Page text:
Deep-sea mining may damage underwater ecosystems for decades

Microbes disturbed by a seafloor experiment 26 years ago still haven’t recovered

Sediment sample collection near Peru

Sediment samples, collected by a remotely operated vehicle off the coast of Peru (shown), reveal that seafloor microbe communities still haven’t recovered from an experiment 26 years ago that mimicked deep-sea mining.

GEOMAR, ROV Kiel 6000

Microbe communities living in the seafloor off Peru haven’t bounced back from a deep-sea mining experiment 26 years ago. The populations are still reduced by 30 percent in this part of the South Pacific Ocean, researchers report April 29 in Science Advances.

From 1989 to 1996, the DISturbance and reCOLonization, or DISCOL, experiment plowed grooves into the seafloor to mimic deep-sea mining for valuable metal-bearing rocks. The lumps of rock, known as polymetallic or manganese nodules, contain economically important metals such as copper, nickel and cobalt.

To recover the nodules, miners dredge the seafloor, scraping off much of the top layer of sediment along with the rocks. Researchers have long expressed concern about how this might affect deep-sea ecosystems (SN: 2/19/14). But there is little data about the effects of deep-sea mining on the ocean environment — and particularly on the microbes at the base of the food web, which cycle the nutrient nitrogen between seafloor and bottom waters (SN: 10/10/17).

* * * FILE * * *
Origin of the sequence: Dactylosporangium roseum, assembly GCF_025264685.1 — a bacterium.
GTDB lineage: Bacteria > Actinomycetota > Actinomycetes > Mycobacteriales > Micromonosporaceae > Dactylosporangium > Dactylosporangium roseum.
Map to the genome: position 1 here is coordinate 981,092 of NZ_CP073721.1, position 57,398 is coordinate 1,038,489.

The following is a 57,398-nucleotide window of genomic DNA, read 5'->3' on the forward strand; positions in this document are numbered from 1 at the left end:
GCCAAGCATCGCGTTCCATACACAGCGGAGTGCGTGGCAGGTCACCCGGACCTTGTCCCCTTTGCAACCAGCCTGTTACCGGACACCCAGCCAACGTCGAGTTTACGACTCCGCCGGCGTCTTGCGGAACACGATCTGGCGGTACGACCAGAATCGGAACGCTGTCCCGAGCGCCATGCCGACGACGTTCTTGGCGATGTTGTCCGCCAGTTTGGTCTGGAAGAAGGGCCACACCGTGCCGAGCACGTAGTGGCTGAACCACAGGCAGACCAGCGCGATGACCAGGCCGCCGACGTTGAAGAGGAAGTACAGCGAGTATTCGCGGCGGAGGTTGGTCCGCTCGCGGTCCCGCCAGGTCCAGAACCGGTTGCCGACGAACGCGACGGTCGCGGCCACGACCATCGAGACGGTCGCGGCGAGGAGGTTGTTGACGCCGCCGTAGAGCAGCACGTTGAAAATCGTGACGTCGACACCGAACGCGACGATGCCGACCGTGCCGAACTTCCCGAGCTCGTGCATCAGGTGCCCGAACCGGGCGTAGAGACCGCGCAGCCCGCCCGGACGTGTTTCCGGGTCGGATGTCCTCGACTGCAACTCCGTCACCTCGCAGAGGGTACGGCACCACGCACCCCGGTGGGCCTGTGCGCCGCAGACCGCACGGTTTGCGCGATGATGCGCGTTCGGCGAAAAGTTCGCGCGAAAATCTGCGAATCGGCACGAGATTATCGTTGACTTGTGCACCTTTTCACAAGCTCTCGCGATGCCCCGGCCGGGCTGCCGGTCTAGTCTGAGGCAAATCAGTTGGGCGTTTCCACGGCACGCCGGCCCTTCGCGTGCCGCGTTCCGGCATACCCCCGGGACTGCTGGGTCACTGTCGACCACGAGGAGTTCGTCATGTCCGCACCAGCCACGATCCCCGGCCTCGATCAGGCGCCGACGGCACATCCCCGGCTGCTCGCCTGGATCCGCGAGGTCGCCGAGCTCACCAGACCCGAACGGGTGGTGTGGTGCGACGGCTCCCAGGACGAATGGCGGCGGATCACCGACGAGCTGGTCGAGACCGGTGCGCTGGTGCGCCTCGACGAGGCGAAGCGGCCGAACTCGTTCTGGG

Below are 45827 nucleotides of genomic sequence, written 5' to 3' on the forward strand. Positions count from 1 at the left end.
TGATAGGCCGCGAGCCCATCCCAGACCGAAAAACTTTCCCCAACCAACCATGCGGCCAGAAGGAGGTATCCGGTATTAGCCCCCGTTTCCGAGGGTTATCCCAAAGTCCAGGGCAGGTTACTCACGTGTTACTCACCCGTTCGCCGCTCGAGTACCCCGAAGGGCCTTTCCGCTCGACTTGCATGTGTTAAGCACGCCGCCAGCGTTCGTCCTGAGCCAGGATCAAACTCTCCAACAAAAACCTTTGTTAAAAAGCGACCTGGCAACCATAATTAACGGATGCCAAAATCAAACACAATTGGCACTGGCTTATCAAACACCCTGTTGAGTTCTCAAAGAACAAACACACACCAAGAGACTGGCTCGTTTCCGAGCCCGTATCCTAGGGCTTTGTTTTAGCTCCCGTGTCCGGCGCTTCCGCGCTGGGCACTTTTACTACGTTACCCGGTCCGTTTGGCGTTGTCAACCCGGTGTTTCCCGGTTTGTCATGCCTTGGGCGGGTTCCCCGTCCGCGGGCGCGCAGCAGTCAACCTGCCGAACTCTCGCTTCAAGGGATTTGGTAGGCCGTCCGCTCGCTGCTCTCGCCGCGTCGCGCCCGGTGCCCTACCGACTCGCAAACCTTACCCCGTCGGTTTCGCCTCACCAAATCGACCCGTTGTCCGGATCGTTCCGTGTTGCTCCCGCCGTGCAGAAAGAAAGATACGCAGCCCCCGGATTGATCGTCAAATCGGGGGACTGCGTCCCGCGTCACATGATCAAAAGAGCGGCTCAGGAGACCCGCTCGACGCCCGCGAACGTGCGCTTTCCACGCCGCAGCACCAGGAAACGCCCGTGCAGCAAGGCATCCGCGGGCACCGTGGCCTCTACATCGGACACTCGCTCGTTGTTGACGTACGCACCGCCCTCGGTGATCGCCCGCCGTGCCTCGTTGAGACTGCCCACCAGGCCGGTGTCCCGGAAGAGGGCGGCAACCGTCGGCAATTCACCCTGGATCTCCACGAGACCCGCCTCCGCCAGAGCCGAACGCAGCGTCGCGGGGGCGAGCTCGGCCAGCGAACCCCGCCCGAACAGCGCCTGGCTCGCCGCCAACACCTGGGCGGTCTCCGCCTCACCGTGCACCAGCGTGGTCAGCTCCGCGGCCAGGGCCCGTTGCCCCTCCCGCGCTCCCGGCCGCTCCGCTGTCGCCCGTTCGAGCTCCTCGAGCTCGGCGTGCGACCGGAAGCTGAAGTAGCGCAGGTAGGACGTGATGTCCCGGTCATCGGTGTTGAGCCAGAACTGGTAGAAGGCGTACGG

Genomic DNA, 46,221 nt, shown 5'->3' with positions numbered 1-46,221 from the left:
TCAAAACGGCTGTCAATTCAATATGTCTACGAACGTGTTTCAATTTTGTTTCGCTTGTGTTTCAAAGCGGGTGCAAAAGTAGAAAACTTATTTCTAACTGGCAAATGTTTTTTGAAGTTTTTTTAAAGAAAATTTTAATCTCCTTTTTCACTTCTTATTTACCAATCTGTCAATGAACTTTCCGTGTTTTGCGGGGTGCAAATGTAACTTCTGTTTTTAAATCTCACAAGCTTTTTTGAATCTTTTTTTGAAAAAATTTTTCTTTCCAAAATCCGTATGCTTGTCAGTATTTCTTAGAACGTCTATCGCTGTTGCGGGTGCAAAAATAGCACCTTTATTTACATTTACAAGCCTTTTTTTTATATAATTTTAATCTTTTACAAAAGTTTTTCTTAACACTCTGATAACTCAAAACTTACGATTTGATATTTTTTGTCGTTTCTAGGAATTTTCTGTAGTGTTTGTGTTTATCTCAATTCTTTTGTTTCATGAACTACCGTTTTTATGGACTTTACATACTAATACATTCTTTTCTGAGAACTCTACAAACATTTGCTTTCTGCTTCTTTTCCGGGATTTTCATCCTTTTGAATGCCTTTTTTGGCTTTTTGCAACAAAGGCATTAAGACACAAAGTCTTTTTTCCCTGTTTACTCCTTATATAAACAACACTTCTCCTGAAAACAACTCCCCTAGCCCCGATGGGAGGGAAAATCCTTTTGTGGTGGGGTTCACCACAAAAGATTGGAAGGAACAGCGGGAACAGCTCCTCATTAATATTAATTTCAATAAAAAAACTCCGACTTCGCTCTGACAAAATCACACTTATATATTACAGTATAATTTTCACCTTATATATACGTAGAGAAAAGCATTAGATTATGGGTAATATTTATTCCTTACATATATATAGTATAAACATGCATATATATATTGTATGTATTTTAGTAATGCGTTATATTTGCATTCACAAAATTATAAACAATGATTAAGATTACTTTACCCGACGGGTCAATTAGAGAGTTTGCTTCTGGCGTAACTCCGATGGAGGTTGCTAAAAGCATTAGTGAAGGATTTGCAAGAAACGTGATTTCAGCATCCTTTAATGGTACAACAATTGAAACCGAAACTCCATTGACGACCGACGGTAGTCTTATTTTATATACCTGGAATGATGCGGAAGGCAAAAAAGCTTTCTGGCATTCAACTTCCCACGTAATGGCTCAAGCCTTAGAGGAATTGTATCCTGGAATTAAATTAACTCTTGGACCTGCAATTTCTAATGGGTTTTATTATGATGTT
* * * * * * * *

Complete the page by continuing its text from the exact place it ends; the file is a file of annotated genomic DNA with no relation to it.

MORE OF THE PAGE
Scientists last assessed DISCOL’s effects in 1996. So in 2015, microbial ecologist Tobias Vonnahme, now of The Arctic University of Norway in Tromsø, and colleagues devised a new test, comparing the 26-year-old plow tracks with five-week-old tracks they dug into the seafloor.

Cell counts of microbes in the younger tracks were reduced by about 50 percent compared with undisturbed areas; in older tracks, cell numbers were reduced by about 30 percent. Due to slow accumulation of sediment in the deep sea, regions disturbed by mining could take more than 50 years to fully recover, the team says.

Carolyn Gramling is the earth & climate writer. She has bachelor’s degrees in geology and European history and a Ph.D. in marine geochemistry from MIT and the Woods Hole Oceanographic Institution.

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